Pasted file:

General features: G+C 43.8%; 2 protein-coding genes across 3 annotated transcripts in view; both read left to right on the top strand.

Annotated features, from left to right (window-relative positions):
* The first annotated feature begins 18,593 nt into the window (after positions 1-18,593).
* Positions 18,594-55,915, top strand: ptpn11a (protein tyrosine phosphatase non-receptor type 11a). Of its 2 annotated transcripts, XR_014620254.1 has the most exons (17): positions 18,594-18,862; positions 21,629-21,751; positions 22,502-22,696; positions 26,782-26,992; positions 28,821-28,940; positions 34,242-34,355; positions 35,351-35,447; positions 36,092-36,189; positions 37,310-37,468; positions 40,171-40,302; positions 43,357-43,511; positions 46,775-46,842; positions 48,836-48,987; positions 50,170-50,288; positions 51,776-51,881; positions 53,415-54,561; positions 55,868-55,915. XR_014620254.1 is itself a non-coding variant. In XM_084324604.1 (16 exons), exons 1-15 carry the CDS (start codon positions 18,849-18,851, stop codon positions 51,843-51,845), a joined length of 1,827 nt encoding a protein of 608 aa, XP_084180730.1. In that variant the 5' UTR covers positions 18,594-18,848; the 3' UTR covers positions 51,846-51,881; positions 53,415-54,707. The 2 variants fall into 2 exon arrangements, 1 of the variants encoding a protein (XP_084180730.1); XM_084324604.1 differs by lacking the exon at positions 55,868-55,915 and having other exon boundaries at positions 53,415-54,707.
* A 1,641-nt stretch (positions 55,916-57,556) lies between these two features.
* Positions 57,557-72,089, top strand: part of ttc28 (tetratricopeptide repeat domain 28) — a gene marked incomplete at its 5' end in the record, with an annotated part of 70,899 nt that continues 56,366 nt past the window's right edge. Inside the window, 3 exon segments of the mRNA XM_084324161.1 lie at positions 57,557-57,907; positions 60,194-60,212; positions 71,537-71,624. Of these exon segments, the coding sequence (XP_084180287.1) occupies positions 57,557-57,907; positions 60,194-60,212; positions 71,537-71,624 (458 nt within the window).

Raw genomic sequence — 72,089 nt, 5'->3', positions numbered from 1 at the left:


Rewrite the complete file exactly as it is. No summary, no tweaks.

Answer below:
General features: G+C 43.8%; 2 protein-coding genes across 3 annotated transcripts in view; both read left to right on the top strand.

Annotated features, from left to right (window-relative positions):
* The first annotated feature begins 18,593 nt into the window (after positions 1-18,593).
* Positions 18,594-55,915, top strand: ptpn11a (protein tyrosine phosphatase non-receptor type 11a). Of its 2 annotated transcripts, XR_014620254.1 has the most exons (17): positions 18,594-18,862; positions 21,629-21,751; positions 22,502-22,696; positions 26,782-26,992; positions 28,821-28,940; positions 34,242-34,355; positions 35,351-35,447; positions 36,092-36,189; positions 37,310-37,468; positions 40,171-40,302; positions 43,357-43,511; positions 46,775-46,842; positions 48,836-48,987; positions 50,170-50,288; positions 51,776-51,881; positions 53,415-54,561; positions 55,868-55,915. XR_014620254.1 is itself a non-coding variant. In XM_084324604.1 (16 exons), exons 1-15 carry the CDS (start codon positions 18,849-18,851, stop codon positions 51,843-51,845), a joined length of 1,827 nt encoding a protein of 608 aa, XP_084180730.1. In that variant the 5' UTR covers positions 18,594-18,848; the 3' UTR covers positions 51,846-51,881; positions 53,415-54,707. The 2 variants fall into 2 exon arrangements, 1 of the variants encoding a protein (XP_084180730.1); XM_084324604.1 differs by lacking the exon at positions 55,868-55,915 and having other exon boundaries at positions 53,415-54,707.
* A 1,641-nt stretch (positions 55,916-57,556) lies between these two features.
* Positions 57,557-72,089, top strand: part of ttc28 (tetratricopeptide repeat domain 28) — a gene marked incomplete at its 5' end in the record, with an annotated part of 70,899 nt that continues 56,366 nt past the window's right edge. Inside the window, 3 exon segments of the mRNA XM_084324161.1 lie at positions 57,557-57,907; positions 60,194-60,212; positions 71,537-71,624. Of these exon segments, the coding sequence (XP_084180287.1) occupies positions 57,557-57,907; positions 60,194-60,212; positions 71,537-71,624 (458 nt within the window).

Raw genomic sequence — 72,089 nt, 5'->3', positions numbered from 1 at the left: